Transfer of government-held assets to the private sector, whether local or foreign. Where economies of scale result in a natural monopoly, privatization results in the creation of a private monopoly with few gains in efficiency and competitiveness and with a deterioration in public accountability.
[Industrialized countries] France cut its budget for the state sector from FFr23 billion in 1986 to FFr5 billion in 1990. By 1993, it had been announced that 20 of the biggest companies -- including Air France and Renault -- would be privatized. It is argued that European countries heavy social security payment and the cost of the Gulf war have made it harder for them to balance their budgets and so increased the likelihood of privatization of state industries. The UK, Spain and Portugal have all sold some of the biggest nationalized industries in the early 1990s. France has agreed to allow private investors to take a stake of up to 49% in state businesses, provided they meet certain conditions. By early 1994 Russia claimed to have successfully privatized 11,000 of its largest state-owned industrial enterprises to the benefit of all the citizens of Russia.
Much of the profit increase achieved by privatized corporations is virtually guaranteed by the way in which they are privatized. Their debt is often written off and their market position guaranteed and they are left with the additional freedom to reduce the workforce and increase prices dramatically. This cannot be considered as wealth creation.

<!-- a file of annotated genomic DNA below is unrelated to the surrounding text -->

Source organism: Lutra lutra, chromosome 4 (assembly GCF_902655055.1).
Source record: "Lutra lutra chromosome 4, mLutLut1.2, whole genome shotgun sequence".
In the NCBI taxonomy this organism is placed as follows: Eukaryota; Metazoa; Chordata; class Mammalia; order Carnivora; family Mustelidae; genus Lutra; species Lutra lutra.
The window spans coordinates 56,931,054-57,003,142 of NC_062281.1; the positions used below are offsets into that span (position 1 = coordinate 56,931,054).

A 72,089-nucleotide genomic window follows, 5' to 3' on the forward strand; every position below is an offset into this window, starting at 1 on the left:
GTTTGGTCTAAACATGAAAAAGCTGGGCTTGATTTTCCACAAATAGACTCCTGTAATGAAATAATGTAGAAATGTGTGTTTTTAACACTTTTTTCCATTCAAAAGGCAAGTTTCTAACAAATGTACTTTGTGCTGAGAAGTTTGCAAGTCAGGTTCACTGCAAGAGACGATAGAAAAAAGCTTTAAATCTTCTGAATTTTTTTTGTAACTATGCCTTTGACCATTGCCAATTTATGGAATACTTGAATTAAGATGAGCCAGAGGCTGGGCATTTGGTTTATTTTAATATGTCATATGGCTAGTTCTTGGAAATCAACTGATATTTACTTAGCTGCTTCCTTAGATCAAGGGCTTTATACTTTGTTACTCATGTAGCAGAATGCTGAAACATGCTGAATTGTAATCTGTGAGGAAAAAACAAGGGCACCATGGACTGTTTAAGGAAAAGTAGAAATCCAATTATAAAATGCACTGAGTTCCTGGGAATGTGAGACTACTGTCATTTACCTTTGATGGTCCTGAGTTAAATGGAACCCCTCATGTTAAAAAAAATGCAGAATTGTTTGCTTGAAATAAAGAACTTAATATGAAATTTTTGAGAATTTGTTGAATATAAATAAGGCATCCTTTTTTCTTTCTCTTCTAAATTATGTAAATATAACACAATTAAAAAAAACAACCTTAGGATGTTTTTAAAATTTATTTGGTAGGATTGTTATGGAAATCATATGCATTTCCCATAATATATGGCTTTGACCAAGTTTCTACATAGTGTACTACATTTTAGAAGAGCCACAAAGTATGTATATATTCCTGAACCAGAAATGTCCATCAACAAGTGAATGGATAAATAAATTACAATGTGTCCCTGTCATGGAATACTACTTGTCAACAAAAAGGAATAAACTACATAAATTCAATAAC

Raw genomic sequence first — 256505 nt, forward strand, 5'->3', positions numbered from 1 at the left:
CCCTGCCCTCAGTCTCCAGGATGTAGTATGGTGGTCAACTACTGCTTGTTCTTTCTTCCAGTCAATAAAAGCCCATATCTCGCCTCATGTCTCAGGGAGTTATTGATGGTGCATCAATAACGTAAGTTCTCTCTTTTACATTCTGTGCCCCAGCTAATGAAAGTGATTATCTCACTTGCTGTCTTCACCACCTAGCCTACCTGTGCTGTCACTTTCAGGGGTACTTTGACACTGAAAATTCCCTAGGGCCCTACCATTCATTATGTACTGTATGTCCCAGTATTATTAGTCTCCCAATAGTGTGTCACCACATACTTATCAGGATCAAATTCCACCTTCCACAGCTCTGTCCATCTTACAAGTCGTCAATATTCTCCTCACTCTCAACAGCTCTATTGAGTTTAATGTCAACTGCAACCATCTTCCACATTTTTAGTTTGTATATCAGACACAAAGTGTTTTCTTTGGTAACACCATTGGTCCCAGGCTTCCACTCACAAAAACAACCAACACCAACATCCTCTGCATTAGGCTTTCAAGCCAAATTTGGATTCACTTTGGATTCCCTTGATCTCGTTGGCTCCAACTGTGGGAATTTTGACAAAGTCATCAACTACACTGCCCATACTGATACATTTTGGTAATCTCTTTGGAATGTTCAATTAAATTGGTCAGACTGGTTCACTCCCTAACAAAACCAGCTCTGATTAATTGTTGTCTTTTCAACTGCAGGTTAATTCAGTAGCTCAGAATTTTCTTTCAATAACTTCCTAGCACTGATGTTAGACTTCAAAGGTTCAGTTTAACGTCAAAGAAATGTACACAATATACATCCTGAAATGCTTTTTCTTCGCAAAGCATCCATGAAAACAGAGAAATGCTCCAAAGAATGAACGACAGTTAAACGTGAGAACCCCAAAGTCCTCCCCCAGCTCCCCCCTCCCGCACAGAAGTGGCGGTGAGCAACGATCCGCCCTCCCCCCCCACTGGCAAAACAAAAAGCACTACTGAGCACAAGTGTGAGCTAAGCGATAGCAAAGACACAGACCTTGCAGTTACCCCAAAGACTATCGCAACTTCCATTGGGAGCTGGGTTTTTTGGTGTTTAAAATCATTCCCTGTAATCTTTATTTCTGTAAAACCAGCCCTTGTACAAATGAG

Privatization can be used effectively to reduce the size of state monopolies, particularly where such enterprises have been judged to have entered into or continued activities which private firms could carry out more efficiently. It can be used to counteract the tendency for publicly owned firms to be managed on excessively bureaucratic principles, inattentive to costs and market opportunities, overstaffed, lacking in entrepreneurship and unwilling to innovate and take risks. It can be used to reduce labour market rigidities.